How mushroom extracts can be an alternative yet effective antioxidant especially made for shrimps. 

By Melpha Abello

The use of mushroom extract as antioxidant can help reduce post-harvest losses among farmed
crustaceans by inhibiting the occurrence of melanosis or post-harvest blackening of the carapace for up to four days during ice storage, making it an effective natural alternative to synthetic melanosis-inhibiting agents.

According to Dr. Angel B. Encarnacion, officer-in-charge of the post-harvest and marketing division of the Bureau of Fisheries and Aquatic Resources Region 2 (BFAR RO2), the crude water soluble extract from edible mushroom Flammulina velutipes reportedly contains significant amount of 2-thiol-L-histidine-betaine also known as ergothioneine or ESH, a potent antioxidant that can prevent the development of melanosis in seafoods, meat, and other agricultural products.

After four days under ice storage, the mushroom extract-treated Pacific white shrimp on the right did not develop melanosis or blackening of the carapace, as opposed to the untreated shimp on the left.

In the case of economically important crustaceans such as black tiger shrimp (Penaeus monodon) and Pacific white shrimp (Litopanaeus vanamei), their market price can go down by almost half if the carapace is blackened, Encarnacion said during the presentation of his research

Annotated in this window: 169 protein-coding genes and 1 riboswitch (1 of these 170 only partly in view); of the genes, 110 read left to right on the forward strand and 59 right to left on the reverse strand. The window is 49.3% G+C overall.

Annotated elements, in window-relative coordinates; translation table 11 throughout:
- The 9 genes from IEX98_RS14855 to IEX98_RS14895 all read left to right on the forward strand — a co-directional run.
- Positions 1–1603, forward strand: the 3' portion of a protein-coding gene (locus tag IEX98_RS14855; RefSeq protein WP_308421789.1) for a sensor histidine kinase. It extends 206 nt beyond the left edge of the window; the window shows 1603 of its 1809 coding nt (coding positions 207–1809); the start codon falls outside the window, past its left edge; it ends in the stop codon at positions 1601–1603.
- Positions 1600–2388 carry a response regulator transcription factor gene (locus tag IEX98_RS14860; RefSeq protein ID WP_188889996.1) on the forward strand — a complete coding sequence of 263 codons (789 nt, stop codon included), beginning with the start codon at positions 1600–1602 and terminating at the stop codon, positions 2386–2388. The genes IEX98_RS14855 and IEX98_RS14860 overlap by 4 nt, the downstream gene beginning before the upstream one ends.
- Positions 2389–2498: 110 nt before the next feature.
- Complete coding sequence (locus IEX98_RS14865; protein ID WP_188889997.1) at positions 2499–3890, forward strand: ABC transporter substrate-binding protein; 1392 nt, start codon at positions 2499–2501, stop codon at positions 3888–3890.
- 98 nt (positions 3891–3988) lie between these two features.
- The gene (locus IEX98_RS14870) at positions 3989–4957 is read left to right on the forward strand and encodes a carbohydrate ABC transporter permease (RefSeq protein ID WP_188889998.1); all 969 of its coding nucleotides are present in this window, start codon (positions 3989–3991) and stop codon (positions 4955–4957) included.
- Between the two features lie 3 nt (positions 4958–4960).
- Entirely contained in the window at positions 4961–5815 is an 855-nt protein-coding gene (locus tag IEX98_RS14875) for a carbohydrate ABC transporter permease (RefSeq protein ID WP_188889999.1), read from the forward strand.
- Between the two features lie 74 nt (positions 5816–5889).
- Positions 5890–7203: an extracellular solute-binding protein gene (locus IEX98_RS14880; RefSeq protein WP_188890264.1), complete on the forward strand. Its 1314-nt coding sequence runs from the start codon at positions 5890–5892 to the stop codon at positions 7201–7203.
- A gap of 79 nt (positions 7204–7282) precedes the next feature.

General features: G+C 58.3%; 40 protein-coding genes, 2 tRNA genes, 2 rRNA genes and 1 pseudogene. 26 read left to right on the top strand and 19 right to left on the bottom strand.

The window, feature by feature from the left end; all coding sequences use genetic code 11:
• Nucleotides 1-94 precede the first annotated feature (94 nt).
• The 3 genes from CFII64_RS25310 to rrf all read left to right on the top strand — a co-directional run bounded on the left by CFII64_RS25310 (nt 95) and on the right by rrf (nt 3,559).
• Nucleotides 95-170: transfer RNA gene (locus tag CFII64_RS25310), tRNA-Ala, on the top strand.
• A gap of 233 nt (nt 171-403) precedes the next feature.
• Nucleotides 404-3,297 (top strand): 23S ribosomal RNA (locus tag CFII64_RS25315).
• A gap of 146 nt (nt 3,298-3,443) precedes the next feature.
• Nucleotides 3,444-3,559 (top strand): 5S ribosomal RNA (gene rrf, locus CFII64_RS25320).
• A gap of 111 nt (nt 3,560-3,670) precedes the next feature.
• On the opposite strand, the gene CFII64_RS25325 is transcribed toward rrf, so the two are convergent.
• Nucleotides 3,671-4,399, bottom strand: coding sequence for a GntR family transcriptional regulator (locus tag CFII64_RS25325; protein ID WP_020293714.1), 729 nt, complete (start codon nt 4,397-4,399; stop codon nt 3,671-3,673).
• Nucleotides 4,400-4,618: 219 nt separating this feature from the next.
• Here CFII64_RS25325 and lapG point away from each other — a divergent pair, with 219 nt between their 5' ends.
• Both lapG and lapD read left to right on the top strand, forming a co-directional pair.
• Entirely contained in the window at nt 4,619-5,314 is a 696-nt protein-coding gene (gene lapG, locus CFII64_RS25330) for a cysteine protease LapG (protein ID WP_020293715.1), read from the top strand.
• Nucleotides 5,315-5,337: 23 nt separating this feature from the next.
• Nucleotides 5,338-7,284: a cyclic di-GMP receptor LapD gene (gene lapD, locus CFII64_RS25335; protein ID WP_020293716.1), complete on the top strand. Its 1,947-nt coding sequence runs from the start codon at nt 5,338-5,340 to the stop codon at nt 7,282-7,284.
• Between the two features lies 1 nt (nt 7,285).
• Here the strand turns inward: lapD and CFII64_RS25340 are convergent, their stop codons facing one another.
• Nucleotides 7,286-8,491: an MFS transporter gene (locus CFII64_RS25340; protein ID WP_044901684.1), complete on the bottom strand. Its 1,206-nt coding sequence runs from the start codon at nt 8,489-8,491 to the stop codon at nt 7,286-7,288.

which qualified him as one of the finalists for the 2014 National Academy of Science and Technology (NAST) Talent Search for Young Scientists (TSYS). A project of the NAST,
the TSYS seeks to encourage young people (aged 35 years or younger) to pursue a career in science.

Encarnacion explained that the blackening is induced by the action of polyphenoloxidase (PPO), an enzyme generally referred to as tyrosinase. Although melanosis is a harmless natural mechanism, with the enzyme reactions starting as soon as crustaceans are taken from the water and come in contact with the oxygen in the atmosphere, Encarnacion points out that it is a costly phenomenon, as it results in a decline in the economic value of the seafood concerned.

Among the widely used synthetic anti-melanosic compounds and antioxidants for shrimp are sodium sulfite and 4-hexylresorcinol, whose residues are reported to pose possible health hazards and have negative effects on the taste of the seafood, prompting the need for safe at effective alternatives for food application.

When Encarnacion was granted scholarships by the government of Japan to pursue his masteral and doctoral studies at the Tokyo University of Marine Science and Technology in 2008 and 2011, respectively, he initiated research on the utilization of mushroom extracts from mushroom trimmings to control melanosis and lipid oxidation in farmed crustaceans and fish, considering key issues of food quality and safety, and waste utilization.

Together with his foreign co-researchers, they evaluated the in vivo (on site) melanosis-inhibiting properties of ESH-rich mushroom extract (ME) taken from the base and fruiting